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Steve Harmison claimed his 100th Test wicket on Friday as the West Indies were bowled out for 152 and were staggering towards a whitewash. Following on, the shell-shocked tourists finished the second day of the fourth Test still 234 runs behind England.
It was an incredible day and the zenith of England's glorious achievements in the past eight months.
Harmison set their bandwagon rolling in the Caribbean and enhanced his figures against New Zealand but in his second encounter with the West Indies appeared to have lost his wicket-taking ability.
All those fears were forgotten on Friday when he took six wickets for 46 in the first innings. Harmison then snatched the first two wickets in the second innings and will probably be among the wickets again on Saturday when the match should be wrapped up, giving England a 4-0 whitewash in this series and a 7-0 clean sweep in the summer.
Harmison was backed up by some of the sharpest catching England have produced, not least of all from debutant Ian Bell, who clung on to a startling chance in the gully off Ramnaresh Sarwan in the second innings that was only bettered by a stunning one-handed effort by Robert Key off Shivnarine Chanderpaul in the first.
Harmison's superb day began with a top Test innings of 36 that included three sixes as England's tail added 150 runs, even though Andrew Flintoff and Geraint Jones failed to add to their scores and were dismissed early in the day.
This was yet another example of the increasing confidence in England's cricket. On Friday the lower middle order failed, but the tail stepped in to fill the gap and built a substantial total while also draining the West Indians of the last vestiges of enthusiasm for the series.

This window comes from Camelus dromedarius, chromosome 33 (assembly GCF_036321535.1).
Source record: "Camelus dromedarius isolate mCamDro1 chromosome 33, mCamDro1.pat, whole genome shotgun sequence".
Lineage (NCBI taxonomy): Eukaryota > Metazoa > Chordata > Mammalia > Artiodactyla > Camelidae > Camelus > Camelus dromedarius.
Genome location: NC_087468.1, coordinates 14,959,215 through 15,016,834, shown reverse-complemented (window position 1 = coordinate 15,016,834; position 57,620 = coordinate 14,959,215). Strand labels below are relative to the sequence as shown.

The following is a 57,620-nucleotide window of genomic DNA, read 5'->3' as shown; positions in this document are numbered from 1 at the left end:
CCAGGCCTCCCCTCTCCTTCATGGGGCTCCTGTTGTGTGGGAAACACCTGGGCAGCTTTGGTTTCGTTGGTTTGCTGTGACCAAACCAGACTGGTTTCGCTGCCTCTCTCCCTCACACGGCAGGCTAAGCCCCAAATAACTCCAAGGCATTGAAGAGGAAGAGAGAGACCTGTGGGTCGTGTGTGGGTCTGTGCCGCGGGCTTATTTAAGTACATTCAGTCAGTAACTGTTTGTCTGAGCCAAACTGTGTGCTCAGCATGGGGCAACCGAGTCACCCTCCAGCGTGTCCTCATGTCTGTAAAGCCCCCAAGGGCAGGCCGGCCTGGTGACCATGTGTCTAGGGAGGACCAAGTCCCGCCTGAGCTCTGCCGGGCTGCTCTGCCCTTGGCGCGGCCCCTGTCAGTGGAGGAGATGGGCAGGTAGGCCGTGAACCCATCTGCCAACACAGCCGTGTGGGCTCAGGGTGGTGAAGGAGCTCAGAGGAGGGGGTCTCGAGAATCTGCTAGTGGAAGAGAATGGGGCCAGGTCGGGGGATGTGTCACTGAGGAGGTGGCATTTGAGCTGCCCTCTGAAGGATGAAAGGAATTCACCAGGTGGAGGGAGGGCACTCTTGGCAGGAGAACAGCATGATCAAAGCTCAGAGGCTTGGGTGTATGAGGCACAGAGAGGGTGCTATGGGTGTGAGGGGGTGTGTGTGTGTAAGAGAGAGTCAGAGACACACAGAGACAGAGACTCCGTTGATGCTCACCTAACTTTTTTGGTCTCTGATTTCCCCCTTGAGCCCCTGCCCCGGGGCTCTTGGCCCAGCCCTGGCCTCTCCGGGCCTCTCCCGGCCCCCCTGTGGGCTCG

Ashley Giles's third Test fifty and a stand of 87 with Matthew Hoggard helped England to 470 but the team can hardly have expected the reaction that came from West Indies. Their bowling had already been humiliated but their batting then capitulated, with only Brian Lara's hectic 79, the highest score of the match so far, giving their first innings total any substance at all.
Lara's innings consisted of an exhibition of his finest shots and 14 sparkling boundaries yet it failed to inspire any batsman in his tired, dishevelled team.
No other batsman made more than 16 and they proved totally inadequate as Harmison steamed in with a succession of short-pitched balls followed up with fearsome wicket-taking deliveries. “I just stuck to the plan,” he said afterwards.
Even as Harmison reeled off 13 overs with his economical action, you had to admire the skills of Lara. He came to the wicket to be immediately faced by Flintoff who has torn him away from the crease in three of the last four innings.
You could see that Flintoff was in his element, tearing in with a fiendish scowl and turning up the speed to close to 90 miles an hour. His first ball to Lara beat him completely, the second would have been an lbw if umpire Darrell Hair had been less of an umpire and there were half a dozen times when Flintoff appeared to have the better of the duel.
Chris Gayle showed what could be accomplished with 50 off 36 balls which included six fours from a Hoggard over. The thought of Gayle's force and Lara's brilliance suggests that the match is not settled yet but for England there is no doubt that a whitewash is the only colour in town.
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